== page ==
The Telegraph
Since 1st March, 1999
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Disney member quits board

Los Angeles, Dec. 1 (Reuters): Walt Disney Co said on Sunday it was forcing Roy Disney off the board due to its mandatory retirement age policy, removing the last Disney family member from the board and a prominent critic of chairman and chief executive Michael Eisner.

Clearly stung, Roy Disney said he would go and that Eisner should step down, a letter obtained by the Wall Street Journal showed.

The move may be the last act of a showdown between Eisner, who has led the company for nearly 20 years, and the man who recruited him and then became a chief critic.

“It is my sincere belief that it is you who should be leaving and not me,” Roy Disney told Eisner in the letter dated November 30, announcing he was stepping down from the board and his job as head of animation at the company named after his uncle.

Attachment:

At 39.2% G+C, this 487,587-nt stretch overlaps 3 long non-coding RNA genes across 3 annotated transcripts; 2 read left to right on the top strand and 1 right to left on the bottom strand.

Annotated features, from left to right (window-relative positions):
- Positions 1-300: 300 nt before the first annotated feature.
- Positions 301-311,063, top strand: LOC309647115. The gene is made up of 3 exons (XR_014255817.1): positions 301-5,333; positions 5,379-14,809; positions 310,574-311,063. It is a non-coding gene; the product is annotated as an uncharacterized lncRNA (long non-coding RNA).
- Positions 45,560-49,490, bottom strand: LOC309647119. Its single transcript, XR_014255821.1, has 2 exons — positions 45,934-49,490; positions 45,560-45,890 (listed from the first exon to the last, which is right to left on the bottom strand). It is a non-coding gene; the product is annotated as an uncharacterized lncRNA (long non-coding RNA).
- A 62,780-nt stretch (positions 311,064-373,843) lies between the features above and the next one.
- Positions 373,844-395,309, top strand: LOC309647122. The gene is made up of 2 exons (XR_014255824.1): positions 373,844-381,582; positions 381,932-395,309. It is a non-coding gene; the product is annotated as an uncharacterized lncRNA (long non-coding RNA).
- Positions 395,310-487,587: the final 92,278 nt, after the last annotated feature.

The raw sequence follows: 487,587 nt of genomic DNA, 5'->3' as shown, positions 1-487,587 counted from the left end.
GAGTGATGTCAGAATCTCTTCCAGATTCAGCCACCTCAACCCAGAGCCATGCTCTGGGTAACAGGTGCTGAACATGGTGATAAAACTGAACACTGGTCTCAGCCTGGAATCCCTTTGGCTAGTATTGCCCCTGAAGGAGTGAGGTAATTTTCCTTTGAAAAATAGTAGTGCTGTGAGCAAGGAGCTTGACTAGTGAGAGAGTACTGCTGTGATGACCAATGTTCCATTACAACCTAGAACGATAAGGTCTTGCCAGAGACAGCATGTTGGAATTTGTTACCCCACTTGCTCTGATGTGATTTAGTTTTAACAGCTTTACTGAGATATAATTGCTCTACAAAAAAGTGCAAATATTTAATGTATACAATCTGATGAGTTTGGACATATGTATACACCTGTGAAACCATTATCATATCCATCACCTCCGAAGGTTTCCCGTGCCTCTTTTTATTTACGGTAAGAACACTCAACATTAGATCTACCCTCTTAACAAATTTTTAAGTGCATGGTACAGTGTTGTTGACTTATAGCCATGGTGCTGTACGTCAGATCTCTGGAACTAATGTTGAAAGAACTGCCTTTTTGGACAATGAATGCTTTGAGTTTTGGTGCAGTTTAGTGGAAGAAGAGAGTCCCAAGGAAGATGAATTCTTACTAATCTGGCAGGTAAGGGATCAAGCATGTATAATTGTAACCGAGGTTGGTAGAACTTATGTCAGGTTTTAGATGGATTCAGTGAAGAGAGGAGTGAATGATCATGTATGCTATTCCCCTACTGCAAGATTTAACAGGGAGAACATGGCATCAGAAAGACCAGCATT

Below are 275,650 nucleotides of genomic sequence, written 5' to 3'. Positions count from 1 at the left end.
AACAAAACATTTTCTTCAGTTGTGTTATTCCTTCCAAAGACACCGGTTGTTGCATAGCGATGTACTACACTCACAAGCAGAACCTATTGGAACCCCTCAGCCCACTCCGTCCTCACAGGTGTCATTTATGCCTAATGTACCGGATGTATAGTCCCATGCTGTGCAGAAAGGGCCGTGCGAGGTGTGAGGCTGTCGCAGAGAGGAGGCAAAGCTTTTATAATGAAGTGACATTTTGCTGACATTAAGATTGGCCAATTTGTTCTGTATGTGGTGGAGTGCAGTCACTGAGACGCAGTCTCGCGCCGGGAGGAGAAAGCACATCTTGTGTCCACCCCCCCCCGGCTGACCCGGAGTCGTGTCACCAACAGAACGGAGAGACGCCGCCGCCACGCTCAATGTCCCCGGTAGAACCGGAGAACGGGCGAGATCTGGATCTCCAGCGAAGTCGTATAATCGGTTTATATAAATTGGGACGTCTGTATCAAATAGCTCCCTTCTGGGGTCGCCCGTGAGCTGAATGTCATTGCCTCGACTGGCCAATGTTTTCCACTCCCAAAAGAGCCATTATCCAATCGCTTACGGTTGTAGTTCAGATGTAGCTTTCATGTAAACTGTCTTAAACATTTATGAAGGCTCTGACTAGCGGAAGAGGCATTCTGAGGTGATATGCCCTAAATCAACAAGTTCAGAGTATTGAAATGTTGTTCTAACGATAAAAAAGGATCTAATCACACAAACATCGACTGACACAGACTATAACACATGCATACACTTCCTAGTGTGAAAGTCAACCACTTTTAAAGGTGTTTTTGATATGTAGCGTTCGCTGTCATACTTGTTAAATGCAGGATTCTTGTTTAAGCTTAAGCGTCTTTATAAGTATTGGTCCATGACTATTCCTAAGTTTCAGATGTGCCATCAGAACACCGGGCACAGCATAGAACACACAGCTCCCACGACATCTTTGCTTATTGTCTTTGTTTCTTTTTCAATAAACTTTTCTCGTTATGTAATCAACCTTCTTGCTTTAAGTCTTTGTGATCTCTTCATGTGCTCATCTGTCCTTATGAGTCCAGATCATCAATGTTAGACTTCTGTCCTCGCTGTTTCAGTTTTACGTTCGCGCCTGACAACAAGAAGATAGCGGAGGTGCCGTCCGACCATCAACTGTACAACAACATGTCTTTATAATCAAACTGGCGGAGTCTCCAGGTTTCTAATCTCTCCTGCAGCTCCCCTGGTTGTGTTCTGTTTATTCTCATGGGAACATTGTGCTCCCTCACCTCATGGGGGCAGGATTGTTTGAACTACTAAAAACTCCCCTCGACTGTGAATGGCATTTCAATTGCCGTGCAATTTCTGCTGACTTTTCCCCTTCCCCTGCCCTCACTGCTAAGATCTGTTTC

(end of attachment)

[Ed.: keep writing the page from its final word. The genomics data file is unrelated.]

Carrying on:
George Mitchell, presiding director of the board, said in a statement that Roy Disney and two other directors, Thomas Murphy and Raymond Watson, would have to leave because of the mandatory retirement age, which is 72.

Disney will by 74 by January, when the board is expected to pick a new slate of directors.

The board’s nominating committee, which had waived the retirement age cap in the past, had decided to apply the rule, Mitchell said.

“It is unfortunate that the committee’s judgement to apply these unanimously adopted governance rules has become an occasion to raise again criticisms of the direction of the company, and calls for change of management, that have been previously rejected by the board,” Mitchell added in his statement.

Roy Disney, who led a 1984 restructuring and recruitment of Eisner, cited complaints about Eisner’s leadership, including the performance of Disney’s ABC television networks and its theme parks in the letter.

Disney said company performance had failed in the last seven years under Eisner’s leadership. Other investors echoed Roy Disney’s complains in recent years, but results have improved recently and shares have risen sharply this year.

An associate of Roy Disney who sits on the board, Stanley Gold, was not affected by the age cap. Roy Disney, the nephew of company founder Walt Disney, in August said he struck a deal to sell more than 40 per cent of his stake in the company, in which he was the largest individual shareholder.

Disney will be left with about 10 million shares, or 0.5 per cent of the stock.

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